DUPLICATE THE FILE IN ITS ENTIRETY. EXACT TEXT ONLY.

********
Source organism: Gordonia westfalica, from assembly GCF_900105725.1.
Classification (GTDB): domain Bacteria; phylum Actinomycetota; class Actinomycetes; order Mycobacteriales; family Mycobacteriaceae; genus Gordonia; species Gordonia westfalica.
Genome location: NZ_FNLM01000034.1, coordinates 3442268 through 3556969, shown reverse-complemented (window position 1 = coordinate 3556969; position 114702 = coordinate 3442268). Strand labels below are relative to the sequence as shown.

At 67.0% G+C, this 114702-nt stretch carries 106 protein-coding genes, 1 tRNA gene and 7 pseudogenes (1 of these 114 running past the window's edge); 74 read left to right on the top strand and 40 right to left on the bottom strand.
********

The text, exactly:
Source organism: Gordonia westfalica, from assembly GCF_900105725.1.
Classification (GTDB): domain Bacteria; phylum Actinomycetota; class Actinomycetes; order Mycobacteriales; family Mycobacteriaceae; genus Gordonia; species Gordonia westfalica.
Genome location: NZ_FNLM01000034.1, coordinates 3442268 through 3556969, shown reverse-complemented (window position 1 = coordinate 3556969; position 114702 = coordinate 3442268). Strand labels below are relative to the sequence as shown.

At 67.0% G+C, this 114702-nt stretch carries 106 protein-coding genes, 1 tRNA gene and 7 pseudogenes (1 of these 114 running past the window's edge); 74 read left to right on the top strand and 40 right to left on the bottom strand.